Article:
This video from FRS showcases some of the work being done to develop teacher leaders to strengthen professional learning:
Finally, created by the Australian Institute for Teaching and School Leadership, this video is certainly applicable to education and professional learning in the U.S. as well:
Future Ready Schools need Future Ready Librarians. Future Ready Librarians are uniquely equipped to lead the way and should actively advocate for the opportunity to lead professional learning for their colleagues. Returning to the AASL’s guiding statement: “The mission of the school library program is to ensure that students and staff are effective users of ideas and information.” We need to provide opportunities for staff to experience information overload, to provide opportunities for creativity by asking open-ended questions and allowing the learners (and teachers) to explore solutions that are authentic and applicable to their world. We need to provide guidance to ensure equitable and open access to information and resources. Calling these 21st Century Skills does them a disservice, as it makes it seem as if they’re skills for the learners of the future. The future is now and librarians are needed more than ever before.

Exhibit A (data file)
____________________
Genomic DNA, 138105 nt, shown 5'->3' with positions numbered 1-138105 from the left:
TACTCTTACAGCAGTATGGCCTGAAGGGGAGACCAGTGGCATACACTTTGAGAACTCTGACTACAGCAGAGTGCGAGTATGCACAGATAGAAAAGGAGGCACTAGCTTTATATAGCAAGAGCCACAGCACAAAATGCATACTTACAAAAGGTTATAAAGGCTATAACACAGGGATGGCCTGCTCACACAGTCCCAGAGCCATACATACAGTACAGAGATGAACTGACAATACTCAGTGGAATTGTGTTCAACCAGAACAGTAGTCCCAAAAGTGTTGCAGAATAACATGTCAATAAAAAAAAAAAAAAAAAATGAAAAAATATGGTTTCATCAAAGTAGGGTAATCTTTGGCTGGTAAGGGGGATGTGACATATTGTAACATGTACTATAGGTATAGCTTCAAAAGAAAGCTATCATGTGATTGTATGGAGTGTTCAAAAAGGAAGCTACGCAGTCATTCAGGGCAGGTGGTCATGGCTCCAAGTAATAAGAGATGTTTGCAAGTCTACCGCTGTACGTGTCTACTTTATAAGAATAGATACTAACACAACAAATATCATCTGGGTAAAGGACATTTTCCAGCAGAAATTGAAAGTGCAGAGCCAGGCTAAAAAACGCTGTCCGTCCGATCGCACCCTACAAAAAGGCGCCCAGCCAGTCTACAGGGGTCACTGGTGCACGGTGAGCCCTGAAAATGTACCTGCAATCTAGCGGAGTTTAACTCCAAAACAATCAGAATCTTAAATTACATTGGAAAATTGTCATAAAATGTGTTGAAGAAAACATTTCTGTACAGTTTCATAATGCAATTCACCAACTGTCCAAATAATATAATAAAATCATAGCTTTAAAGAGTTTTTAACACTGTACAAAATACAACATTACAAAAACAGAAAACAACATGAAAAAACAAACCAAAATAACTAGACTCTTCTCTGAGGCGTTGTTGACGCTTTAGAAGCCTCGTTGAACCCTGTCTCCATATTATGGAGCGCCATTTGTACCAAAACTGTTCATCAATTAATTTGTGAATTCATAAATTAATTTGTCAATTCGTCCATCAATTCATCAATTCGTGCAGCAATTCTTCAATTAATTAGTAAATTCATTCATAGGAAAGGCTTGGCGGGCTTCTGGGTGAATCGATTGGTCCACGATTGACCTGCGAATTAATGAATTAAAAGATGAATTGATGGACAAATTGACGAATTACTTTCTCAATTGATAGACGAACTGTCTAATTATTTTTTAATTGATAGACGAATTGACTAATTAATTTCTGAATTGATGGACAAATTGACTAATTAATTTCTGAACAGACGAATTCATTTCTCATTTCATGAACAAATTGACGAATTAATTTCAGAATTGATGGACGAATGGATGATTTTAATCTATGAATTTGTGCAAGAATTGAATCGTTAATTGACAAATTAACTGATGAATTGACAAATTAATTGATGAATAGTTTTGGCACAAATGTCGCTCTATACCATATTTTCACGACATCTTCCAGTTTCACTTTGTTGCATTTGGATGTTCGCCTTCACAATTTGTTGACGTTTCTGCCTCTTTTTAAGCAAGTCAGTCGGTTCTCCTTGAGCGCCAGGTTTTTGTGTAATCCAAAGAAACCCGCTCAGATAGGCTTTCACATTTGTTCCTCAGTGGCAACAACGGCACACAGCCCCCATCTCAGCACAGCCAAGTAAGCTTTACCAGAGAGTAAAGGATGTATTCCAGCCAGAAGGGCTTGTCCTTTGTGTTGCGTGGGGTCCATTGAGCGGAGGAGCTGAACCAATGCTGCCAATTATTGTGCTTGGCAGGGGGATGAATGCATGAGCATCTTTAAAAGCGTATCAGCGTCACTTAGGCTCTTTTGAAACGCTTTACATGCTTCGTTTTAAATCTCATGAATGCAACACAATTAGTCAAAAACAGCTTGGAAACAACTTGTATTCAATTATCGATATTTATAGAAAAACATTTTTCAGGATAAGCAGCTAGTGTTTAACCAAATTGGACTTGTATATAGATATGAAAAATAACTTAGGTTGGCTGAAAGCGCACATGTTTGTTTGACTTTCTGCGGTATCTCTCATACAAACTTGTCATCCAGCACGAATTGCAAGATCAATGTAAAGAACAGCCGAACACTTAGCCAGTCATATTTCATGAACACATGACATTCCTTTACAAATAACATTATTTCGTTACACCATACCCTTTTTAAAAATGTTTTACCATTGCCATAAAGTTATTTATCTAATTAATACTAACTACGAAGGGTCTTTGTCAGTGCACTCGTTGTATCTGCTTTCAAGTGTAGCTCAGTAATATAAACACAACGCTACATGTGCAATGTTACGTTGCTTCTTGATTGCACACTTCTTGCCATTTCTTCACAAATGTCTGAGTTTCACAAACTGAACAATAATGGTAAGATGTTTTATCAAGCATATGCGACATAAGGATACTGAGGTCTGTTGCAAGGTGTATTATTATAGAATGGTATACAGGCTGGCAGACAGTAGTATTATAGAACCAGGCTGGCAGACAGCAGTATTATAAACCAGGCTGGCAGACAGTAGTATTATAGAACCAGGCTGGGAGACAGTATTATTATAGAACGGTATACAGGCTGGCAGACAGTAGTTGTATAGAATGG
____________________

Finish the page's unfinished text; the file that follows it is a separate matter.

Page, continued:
Abilock, D., Harada, V., & Fontichiaro, K. (2013, October). Growing schools: Effective professional development. Teacher Librarian, 41(1), 8-13.
Alabi, J., & Weare, Jr., W. (2013, August 23). The power of observation: How librarians can benefit from the peer review of teaching even without a formal PROT program” [PDF document]. Retrieved from http://digitalcommons.georgiasouthern.edu/gaintlit/2013/2013/1
Alliance for Excellent Education. (2017, February 14). Future Ready Librarians: What’s not to love? [Video file]. Retrieved from https://www.youtube.com/watch?v=p2rPnjx_5yM
Beglau, M., & et al. (2011). Technology, coaching and community: Power partners for improved professional development in primary and secondary education. Retrieved from International Society for Technology in Education website: https://www.ri-iste.org/Resources/Documents/Coaching_Whitepaper_digital.pdf